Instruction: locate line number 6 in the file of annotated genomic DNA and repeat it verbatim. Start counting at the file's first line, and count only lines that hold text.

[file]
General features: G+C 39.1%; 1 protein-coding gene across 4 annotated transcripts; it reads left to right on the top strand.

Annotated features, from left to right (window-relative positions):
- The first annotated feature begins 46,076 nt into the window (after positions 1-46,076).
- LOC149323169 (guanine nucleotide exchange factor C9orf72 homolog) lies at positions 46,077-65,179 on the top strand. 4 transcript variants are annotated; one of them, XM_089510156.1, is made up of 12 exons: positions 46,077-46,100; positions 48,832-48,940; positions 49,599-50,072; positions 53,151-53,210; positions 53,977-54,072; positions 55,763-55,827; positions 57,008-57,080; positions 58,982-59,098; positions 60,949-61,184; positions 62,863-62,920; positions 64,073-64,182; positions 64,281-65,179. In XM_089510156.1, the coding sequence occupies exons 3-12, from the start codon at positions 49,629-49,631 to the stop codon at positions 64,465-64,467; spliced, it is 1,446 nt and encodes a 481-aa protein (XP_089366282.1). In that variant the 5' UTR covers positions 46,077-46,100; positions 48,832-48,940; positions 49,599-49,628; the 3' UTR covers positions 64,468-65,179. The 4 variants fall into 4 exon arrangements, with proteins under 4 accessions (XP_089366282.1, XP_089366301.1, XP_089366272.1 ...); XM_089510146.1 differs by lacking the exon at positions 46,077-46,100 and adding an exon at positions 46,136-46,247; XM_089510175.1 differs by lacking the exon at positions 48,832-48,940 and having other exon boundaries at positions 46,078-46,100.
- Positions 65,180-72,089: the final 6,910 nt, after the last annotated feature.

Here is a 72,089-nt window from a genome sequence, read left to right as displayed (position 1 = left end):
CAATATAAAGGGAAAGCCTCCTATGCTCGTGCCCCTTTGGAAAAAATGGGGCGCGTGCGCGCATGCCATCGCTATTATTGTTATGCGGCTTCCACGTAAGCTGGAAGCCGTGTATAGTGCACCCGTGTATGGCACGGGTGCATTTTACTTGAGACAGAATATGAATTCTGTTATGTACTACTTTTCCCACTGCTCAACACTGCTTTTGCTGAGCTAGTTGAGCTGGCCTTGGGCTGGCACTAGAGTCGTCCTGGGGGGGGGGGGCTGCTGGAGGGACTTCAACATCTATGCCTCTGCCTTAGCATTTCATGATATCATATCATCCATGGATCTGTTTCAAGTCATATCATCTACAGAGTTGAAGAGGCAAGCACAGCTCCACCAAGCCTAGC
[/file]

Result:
Here is a 72,089-nt window from a genome sequence, read left to right as displayed (position 1 = left end):